- Many biologic processes are controlled by feedback, just as the temperature in a home from a furnace is regulated by a thermostat.
* * *1. In a given system, the return, as input, of some of the output, as a regulatory mechanism; e.g., regulation of a furnace by a thermostat. 2. An explanation for the learning of motor skills: sensory stimuli set up by muscle contractions modulate the activity of the motor system. 3. The feeling evoked by another person's reaction to oneself. See biofeedback.- auditory f. the unwanted sound that occurs in an amplification system when the microphone picks up the sound from the speaker; a major problem in the use of hearing aid s.- negative f. that which occurs if the sign or sense of the returned signal results in reduced amplification.- positive f. that which occurs when the sign or sense of the returned signal results in increased amplification or leads to instability.- tubuloglomerular f. a blood flow control mechanism operating in the kidneys that limits changes in glomerular filtration rate.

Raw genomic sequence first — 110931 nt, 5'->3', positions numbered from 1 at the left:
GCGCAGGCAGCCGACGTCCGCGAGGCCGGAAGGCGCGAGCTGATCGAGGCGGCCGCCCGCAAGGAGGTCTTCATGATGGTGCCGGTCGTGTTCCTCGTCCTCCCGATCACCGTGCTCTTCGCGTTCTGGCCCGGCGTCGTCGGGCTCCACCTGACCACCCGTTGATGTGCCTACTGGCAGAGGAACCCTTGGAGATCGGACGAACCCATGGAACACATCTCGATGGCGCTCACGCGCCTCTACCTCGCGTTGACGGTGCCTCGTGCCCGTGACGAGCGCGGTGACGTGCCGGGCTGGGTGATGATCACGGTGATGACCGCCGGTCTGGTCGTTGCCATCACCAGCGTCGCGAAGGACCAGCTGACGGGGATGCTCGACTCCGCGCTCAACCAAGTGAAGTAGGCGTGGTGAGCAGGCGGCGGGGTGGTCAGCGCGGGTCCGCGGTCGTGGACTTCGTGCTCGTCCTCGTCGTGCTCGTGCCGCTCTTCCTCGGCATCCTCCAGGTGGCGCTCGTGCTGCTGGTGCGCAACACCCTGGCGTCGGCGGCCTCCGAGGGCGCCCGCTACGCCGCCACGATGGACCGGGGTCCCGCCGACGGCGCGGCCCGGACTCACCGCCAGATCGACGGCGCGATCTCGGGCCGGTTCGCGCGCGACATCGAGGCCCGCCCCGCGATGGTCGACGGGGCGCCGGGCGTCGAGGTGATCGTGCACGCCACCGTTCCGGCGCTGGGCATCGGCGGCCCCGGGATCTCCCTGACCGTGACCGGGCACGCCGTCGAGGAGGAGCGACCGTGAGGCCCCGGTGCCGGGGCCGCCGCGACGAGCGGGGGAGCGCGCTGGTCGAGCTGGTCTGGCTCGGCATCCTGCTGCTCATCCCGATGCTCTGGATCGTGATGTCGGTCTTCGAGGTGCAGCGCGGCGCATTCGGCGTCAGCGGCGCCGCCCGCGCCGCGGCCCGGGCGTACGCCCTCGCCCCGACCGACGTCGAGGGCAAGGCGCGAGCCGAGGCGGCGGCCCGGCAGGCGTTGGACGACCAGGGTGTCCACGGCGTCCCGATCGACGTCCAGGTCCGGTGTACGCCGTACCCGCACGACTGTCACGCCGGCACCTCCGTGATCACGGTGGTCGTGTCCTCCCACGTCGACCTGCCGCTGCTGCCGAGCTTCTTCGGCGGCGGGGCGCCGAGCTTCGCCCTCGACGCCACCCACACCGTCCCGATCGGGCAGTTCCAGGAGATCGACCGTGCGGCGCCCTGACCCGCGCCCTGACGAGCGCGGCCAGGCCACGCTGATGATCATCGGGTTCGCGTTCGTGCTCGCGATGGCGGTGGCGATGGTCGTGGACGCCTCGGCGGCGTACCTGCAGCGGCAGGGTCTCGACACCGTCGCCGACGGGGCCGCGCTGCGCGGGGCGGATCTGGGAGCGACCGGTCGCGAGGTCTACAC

* * *feed·back 'fēd-.bak n1) the return to the input of part of the output of a machine, system, or process (as for producing changes in an electronic circuit that improve performance or in an automatic control device that provide self-corrective action)2 a) the partial reversion of the effects of a process to its source or to a preceding stageb) the return to a point of origin of evaluative or corrective information about an action or process <patient \feedback was solicited> also the information so transmitted
* * *n.the coupling of the output of a process to the input. Feedback mechanisms are important in regulating many physiological processes; for example, hormone output and enzyme-mediated reactions. In negative feedback, a rise in the output of a substance will inhibit a further increase in its production, either directly or indirectly (see negative feedback loops). In positive feedback, a rise in the output of a substance is associated with an increase in the output of another substance, either directly or indirectly.
* * *feed·back (fēdґbak) the return of some of the output of a system as input so as to exert some control in the process; see also endproduct inhibition, under inhibition.
Medical dictionary. 2011.